Adults 13 5
Juveniles 0 45 Winter (January)
Adults 4 8
Juveniles 3 21
Difference between age groups in autumn: x2 =40.9, P < 0.001; in winter x2 = 2.2, P < 0.13. From Myers et al. (1988).
birds from long distances is more or less restricted to migratory stock, as shown from comparison of results from migratory and sedentary populations of the same species, such as White-crowned Sparrows Zonotrichia leucophrys (Mewaldt 1964) or Herring Gulls Larus argentatus (Matthews 1968). Experiments with completely sedentary species, such as House Sparrows Passer domesticus, gave no returns from further than about 12 km. In general, the proportions of individuals that returned declined with increase in distance of displacement and, allowing for distance, adults returned in greater proportions than juveniles.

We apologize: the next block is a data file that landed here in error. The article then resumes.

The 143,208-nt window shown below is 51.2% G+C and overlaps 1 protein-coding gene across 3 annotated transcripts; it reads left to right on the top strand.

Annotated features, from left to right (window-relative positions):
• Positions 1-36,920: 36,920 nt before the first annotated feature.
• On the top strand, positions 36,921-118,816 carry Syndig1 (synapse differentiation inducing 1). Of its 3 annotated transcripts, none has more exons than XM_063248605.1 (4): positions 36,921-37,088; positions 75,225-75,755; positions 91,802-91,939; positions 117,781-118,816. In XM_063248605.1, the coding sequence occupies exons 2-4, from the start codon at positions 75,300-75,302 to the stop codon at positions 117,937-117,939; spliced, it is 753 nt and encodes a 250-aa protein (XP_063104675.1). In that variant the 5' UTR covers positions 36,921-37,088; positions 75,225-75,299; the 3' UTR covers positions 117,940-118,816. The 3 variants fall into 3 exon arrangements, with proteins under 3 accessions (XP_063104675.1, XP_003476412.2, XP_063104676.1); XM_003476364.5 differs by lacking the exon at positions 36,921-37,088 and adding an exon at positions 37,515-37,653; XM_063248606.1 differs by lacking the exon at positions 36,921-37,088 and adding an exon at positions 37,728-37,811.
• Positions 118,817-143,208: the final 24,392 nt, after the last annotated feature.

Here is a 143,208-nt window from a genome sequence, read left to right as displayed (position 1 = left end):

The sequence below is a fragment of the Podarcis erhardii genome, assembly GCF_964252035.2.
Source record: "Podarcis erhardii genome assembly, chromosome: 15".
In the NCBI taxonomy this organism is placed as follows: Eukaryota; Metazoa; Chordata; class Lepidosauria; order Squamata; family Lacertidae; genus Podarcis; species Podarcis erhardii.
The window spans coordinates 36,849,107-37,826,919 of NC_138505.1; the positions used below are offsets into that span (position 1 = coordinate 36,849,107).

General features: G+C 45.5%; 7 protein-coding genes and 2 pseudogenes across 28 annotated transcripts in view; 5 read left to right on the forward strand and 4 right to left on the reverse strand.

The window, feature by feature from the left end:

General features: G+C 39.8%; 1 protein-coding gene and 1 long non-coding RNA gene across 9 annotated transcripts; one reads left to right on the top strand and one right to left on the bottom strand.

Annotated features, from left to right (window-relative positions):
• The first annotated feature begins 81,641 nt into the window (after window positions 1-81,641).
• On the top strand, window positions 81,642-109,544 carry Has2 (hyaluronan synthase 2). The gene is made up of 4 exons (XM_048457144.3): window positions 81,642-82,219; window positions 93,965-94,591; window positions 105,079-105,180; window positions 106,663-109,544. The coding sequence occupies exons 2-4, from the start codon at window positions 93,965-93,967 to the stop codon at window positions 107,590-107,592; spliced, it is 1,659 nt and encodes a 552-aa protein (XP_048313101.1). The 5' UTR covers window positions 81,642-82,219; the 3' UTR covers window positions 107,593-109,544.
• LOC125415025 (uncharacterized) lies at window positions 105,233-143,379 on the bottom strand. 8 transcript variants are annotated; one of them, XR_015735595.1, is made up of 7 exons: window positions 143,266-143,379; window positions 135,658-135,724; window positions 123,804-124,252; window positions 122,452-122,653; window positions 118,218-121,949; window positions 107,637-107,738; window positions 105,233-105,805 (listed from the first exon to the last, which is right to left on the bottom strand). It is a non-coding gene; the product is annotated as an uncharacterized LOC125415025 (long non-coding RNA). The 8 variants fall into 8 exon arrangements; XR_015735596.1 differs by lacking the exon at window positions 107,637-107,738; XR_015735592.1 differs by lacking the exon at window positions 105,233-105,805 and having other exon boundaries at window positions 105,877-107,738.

In most homing experiments, even after allowing for expected mortality, the proportion of displaced birds that returned successfully to the capture site was often low. Some birds may have had no fixed home at the time, so had no incentive to return to the capture site; or if they returned, they may have stayed too short a time to be recaught and identified. Moreover, the navigational skills of individuals are likely to have varied because of differences in innate ability and experience. Such variation is well established in homing pigeons, only a small proportion of which are capable of achieving really long-distance returns at high speed (Matthews 1968). Nevertheless, the ability of birds to return to a known site, either after migration or artificial displacement, indicates that individuals are able to find their way back to the place where they were trapped, provided that they are motivated to do so and are tested within the limits of their abilities. Whether migratory or non-migratory, many birds evidently have a map sense, which they can use outside the migration seasons as well as within. The same is true for many other kinds of animals subject to displacement experiments.
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